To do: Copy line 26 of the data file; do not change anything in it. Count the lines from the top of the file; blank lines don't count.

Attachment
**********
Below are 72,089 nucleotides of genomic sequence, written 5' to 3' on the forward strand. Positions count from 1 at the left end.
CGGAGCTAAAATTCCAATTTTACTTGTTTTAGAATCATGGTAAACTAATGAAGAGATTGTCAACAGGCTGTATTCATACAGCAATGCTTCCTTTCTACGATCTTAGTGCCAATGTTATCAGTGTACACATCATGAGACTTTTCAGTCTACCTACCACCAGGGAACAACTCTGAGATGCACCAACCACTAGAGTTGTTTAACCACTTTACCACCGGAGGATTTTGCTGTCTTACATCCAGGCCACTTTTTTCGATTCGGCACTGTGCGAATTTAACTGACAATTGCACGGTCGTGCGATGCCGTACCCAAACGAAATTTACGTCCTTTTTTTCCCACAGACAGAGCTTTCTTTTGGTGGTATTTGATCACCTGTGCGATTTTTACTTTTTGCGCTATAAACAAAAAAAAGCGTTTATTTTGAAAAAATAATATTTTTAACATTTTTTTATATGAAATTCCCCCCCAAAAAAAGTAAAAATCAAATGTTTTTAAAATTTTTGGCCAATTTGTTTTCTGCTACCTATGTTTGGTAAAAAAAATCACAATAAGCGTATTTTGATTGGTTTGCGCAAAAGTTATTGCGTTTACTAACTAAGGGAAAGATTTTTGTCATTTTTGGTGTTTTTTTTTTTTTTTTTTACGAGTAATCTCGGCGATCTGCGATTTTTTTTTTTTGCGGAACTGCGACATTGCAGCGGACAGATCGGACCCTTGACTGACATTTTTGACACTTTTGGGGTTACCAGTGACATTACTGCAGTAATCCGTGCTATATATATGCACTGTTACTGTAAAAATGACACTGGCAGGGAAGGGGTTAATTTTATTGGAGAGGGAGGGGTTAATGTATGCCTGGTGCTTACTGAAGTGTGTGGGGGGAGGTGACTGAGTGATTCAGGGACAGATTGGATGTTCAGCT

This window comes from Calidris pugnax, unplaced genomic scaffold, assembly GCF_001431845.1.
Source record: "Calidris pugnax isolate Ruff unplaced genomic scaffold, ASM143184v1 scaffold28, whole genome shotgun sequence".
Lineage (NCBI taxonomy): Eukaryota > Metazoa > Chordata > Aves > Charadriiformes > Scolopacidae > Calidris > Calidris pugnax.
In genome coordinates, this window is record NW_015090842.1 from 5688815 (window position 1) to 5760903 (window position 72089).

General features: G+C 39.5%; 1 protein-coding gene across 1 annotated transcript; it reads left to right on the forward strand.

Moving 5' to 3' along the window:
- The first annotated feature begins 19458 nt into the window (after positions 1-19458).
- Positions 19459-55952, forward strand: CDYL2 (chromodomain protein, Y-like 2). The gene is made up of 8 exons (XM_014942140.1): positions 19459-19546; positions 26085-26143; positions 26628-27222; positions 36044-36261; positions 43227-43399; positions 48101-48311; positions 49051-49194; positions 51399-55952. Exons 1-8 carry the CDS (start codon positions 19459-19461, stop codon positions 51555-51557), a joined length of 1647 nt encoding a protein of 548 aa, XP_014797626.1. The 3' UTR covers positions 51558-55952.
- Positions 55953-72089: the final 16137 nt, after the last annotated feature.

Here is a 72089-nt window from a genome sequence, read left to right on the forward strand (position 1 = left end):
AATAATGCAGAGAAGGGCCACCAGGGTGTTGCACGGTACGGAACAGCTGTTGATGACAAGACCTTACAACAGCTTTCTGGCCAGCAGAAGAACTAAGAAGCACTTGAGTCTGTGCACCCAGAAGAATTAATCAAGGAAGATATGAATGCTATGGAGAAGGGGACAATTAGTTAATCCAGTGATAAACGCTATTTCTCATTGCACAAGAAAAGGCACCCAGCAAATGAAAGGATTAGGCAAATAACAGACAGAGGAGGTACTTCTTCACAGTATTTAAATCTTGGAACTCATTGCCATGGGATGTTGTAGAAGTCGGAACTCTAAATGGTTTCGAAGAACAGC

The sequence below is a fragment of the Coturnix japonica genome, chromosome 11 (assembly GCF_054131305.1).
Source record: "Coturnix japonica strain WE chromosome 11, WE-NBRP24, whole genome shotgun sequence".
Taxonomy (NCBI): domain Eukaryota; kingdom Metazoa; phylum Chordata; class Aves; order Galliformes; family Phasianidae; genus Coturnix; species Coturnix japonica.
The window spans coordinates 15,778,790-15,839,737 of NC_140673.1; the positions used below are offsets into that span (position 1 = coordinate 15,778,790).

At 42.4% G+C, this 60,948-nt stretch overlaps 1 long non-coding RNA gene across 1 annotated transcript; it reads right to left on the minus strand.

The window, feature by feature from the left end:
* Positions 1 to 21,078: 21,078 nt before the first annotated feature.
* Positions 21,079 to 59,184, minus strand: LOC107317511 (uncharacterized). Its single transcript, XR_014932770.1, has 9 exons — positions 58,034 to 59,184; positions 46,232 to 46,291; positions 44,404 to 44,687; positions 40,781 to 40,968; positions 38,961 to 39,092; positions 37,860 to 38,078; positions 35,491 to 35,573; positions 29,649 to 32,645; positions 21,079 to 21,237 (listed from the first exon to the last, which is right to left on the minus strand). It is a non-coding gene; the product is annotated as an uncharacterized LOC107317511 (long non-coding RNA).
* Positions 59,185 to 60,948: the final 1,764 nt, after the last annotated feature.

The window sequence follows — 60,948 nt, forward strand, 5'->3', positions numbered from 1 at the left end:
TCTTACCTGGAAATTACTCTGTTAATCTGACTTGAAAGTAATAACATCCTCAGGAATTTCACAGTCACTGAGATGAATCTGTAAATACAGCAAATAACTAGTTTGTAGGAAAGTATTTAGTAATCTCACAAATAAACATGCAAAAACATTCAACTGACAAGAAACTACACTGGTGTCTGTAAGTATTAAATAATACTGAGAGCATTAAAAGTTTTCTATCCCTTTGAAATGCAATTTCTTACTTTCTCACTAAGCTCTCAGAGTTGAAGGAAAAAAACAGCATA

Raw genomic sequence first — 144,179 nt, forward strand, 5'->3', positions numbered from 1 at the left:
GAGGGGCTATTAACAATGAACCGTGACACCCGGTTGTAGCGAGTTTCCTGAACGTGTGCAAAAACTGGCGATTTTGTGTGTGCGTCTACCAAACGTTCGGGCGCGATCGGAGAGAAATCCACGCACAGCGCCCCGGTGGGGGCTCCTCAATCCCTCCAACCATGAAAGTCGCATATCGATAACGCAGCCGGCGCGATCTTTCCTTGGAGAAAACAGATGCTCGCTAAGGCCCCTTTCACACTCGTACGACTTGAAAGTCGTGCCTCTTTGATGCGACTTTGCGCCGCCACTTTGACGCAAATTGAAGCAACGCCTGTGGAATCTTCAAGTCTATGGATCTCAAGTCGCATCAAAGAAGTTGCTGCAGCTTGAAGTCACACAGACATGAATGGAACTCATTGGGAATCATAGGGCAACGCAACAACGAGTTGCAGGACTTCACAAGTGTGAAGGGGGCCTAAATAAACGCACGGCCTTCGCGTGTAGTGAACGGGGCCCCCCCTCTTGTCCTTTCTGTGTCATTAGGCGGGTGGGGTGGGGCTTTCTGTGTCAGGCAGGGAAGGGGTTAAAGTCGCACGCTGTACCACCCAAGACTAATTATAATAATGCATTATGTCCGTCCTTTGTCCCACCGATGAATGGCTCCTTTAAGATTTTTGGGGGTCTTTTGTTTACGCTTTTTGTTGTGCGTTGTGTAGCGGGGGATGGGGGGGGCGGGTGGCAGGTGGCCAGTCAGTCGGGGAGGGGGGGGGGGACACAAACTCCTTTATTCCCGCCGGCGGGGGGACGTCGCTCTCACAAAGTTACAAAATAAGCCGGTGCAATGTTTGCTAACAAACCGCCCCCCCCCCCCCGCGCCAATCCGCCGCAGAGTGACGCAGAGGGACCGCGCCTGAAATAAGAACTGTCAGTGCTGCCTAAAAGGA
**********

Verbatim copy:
GAGGGGCTATTAACAATGAACCGTGACACCCGGTTGTAGCGAGTTTCCTGAACGTGTGCAAAAACTGGCGATTTTGTGTGTGCGTCTACCAAACGTTCGGGCGCGATCGGAGAGAAATCCACGCACAGCGCCCCGGTGGGGGCTCCTCAATCCCTCCAACCATGAAAGTCGCATATCGATAACGCAGCCGGCGCGATCTTTCCTTGGAGAAAACAGATGCTCGCTAAGGCCCCTTTCACACTCGTACGACTTGAAAGTCGTGCCTCTTTGATGCGACTTTGCGCCGCCACTTTGACGCAAATTGAAGCAACGCCTGTGGAATCTTCAAGTCTATGGATCTCAAGTCGCATCAAAGAAGTTGCTGCAGCTTGAAGTCACACAGACATGAATGGAACTCATTGGGAATCATAGGGCAACGCAACAACGAGTTGCAGGACTTCACAAGTGTGAAGGGGGCCTAAATAAACGCACGGCCTTCGCGTGTAGTGAACGGGGCCCCCCCTCTTGTCCTTTCTGTGTCATTAGGCGGGTGGGGTGGGGCTTTCTGTGTCAGGCAGGGAAGGGGTTAAAGTCGCACGCTGTACCACCCAAGACTAATTATAATAATGCATTATGTCCGTCCTTTGTCCCACCGATGAATGGCTCCTTTAAGATTTTTGGGGGTCTTTTGTTTACGCTTTTTGTTGTGCGTTGTGTAGCGGGGGATGGGGGGGGCGGGTGGCAGGTGGCCAGTCAGTCGGGGAGGGGGGGGGGGACACAAACTCCTTTATTCCCGCCGGCGGGGGGACGTCGCTCTCACAAAGTTACAAAATAAGCCGGTGCAATGTTTGCTAACAAACCGCCCCCCCCCCCCCGCGCCAATCCGCCGCAGAGTGACGCAGAGGGACCGCGCCTGAAATAAGAACTGTCAGTGCTGCCTAAAAGGA